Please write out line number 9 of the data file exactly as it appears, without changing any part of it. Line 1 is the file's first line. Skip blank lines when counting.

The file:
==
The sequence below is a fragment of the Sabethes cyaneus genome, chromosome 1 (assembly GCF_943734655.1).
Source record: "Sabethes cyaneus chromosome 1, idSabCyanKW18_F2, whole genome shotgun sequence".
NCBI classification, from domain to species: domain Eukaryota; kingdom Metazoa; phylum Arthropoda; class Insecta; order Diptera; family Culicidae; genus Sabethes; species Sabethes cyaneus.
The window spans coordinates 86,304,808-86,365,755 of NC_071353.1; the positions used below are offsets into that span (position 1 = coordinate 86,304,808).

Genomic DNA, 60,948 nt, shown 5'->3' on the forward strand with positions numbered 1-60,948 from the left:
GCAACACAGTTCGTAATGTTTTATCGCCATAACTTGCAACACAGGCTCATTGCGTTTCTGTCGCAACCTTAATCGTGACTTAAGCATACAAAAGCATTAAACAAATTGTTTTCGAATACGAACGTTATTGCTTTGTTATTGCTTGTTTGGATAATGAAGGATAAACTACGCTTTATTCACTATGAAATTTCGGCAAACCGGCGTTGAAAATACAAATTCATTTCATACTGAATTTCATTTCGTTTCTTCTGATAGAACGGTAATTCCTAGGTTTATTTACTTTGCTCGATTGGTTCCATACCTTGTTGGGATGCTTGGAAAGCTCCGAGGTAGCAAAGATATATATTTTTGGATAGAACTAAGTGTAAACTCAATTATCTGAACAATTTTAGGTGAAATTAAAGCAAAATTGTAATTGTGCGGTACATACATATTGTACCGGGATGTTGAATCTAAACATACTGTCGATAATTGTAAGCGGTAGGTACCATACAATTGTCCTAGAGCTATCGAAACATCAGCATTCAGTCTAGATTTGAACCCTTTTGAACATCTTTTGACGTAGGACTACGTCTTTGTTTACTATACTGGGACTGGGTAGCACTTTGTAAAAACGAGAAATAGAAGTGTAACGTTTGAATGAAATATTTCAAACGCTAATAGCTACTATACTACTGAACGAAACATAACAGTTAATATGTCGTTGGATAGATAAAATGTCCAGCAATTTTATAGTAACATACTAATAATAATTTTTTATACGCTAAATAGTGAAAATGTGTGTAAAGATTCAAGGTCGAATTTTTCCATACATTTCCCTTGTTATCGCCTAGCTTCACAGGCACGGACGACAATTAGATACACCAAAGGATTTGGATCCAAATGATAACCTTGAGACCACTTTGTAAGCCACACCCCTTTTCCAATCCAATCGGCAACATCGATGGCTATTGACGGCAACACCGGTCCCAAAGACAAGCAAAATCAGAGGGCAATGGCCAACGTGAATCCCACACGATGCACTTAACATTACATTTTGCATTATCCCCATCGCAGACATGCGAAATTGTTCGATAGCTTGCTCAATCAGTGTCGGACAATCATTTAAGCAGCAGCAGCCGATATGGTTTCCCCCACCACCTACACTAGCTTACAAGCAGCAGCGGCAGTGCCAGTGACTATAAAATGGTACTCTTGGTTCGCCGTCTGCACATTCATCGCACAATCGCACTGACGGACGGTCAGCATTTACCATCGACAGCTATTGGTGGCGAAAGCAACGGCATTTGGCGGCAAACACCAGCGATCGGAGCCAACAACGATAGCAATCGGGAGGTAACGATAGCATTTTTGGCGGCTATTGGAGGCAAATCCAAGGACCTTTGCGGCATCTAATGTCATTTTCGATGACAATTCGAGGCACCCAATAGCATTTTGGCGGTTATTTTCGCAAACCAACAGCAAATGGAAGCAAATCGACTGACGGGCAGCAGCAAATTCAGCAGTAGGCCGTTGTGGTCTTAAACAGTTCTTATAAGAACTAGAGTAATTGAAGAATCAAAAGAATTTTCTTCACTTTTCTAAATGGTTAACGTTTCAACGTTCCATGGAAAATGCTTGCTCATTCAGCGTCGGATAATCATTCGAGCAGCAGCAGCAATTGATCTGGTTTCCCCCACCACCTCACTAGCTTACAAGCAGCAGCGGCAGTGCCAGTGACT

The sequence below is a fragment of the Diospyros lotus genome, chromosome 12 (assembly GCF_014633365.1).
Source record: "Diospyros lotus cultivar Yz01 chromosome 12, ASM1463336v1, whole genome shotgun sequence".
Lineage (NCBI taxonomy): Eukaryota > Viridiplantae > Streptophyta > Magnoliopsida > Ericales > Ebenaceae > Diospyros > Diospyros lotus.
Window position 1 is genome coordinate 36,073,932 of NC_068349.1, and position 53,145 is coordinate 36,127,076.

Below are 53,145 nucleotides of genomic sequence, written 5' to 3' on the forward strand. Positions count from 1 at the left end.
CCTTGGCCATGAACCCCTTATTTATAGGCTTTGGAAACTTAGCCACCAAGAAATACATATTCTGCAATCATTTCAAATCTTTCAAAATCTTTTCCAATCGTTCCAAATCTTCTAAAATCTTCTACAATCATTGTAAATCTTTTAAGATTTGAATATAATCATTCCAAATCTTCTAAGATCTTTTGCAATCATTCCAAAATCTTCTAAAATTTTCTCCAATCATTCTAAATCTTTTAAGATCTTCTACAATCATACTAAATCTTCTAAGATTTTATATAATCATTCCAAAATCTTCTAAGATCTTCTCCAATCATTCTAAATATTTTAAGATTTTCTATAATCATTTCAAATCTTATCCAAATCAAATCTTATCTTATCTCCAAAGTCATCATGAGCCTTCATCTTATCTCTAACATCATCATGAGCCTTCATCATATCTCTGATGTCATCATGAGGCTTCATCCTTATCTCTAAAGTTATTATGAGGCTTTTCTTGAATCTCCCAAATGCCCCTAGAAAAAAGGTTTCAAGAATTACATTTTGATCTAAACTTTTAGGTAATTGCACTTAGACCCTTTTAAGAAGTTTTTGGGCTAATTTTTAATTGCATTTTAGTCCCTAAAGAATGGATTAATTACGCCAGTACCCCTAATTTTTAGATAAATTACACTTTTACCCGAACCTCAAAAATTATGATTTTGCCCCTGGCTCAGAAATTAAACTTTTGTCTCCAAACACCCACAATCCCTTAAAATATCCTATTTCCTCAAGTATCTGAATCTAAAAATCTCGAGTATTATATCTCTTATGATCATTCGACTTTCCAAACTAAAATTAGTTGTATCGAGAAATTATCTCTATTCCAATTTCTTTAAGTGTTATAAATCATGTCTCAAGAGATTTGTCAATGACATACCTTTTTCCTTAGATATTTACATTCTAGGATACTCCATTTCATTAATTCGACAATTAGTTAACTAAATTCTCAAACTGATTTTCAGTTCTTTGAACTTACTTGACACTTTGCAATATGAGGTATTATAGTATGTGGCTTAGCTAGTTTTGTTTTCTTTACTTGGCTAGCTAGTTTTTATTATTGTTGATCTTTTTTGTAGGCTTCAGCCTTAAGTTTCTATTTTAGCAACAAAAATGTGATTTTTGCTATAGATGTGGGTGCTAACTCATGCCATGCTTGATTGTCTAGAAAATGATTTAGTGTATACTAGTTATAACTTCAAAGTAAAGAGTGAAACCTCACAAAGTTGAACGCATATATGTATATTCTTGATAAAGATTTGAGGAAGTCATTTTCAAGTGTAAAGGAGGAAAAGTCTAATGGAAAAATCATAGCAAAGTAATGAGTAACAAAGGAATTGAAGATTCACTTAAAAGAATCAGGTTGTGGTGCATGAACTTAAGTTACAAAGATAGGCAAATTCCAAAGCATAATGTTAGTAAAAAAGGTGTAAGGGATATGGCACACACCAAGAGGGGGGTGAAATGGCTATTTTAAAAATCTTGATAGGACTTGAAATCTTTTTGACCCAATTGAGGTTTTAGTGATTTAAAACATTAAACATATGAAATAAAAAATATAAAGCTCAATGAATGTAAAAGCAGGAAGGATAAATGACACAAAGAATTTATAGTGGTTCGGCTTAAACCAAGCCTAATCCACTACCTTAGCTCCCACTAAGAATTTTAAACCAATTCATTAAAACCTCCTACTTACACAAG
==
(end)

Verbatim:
Lineage (NCBI taxonomy): Eukaryota > Viridiplantae > Streptophyta > Magnoliopsida > Ericales > Ebenaceae > Diospyros > Diospyros lotus.